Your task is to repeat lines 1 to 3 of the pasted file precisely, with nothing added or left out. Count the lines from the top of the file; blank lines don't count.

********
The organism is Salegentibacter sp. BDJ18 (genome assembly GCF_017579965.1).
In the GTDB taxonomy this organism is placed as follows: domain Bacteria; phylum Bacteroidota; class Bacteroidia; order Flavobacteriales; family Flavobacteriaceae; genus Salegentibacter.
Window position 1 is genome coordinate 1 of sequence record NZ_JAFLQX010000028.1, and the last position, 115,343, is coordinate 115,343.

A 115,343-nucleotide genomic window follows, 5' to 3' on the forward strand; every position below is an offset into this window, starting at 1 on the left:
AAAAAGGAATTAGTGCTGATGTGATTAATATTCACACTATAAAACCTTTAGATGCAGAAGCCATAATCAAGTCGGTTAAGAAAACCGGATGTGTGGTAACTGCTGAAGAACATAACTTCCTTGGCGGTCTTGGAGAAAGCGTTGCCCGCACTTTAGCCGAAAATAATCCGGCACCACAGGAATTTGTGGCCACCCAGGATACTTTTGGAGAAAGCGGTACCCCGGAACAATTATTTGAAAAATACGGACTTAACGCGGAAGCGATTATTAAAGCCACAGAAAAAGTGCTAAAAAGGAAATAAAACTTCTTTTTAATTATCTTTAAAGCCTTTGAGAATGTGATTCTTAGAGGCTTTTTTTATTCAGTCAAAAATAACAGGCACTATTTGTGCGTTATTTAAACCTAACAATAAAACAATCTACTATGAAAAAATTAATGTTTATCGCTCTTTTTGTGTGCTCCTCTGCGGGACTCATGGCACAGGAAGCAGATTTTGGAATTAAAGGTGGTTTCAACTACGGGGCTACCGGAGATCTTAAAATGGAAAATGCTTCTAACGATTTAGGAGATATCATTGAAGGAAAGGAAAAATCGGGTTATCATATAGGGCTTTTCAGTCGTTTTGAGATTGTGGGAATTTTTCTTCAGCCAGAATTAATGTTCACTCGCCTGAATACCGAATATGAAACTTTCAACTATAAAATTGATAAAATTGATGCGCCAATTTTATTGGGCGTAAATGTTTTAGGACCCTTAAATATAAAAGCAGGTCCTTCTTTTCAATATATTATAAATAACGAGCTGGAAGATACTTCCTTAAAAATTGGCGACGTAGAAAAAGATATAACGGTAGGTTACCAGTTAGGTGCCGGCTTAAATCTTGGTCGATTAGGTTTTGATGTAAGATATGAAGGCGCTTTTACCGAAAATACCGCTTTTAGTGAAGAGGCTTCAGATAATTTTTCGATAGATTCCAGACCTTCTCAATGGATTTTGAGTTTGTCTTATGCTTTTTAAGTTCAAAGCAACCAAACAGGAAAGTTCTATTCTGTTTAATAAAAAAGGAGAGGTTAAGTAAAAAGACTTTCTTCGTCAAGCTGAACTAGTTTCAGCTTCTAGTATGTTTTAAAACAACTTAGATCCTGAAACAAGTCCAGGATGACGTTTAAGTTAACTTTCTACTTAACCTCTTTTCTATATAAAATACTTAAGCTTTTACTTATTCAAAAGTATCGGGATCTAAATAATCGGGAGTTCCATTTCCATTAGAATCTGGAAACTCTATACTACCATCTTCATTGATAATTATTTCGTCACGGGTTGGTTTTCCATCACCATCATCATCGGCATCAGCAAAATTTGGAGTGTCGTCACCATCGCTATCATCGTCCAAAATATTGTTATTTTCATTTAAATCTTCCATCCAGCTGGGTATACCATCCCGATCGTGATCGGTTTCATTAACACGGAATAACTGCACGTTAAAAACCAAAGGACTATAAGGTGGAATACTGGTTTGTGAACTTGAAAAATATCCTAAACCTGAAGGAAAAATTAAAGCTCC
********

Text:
The organism is Salegentibacter sp. BDJ18 (genome assembly GCF_017579965.1).
In the GTDB taxonomy this organism is placed as follows: domain Bacteria; phylum Bacteroidota; class Bacteroidia; order Flavobacteriales; family Flavobacteriaceae; genus Salegentibacter.
Window position 1 is genome coordinate 1 of sequence record NZ_JAFLQX010000028.1, and the last position, 115,343, is coordinate 115,343.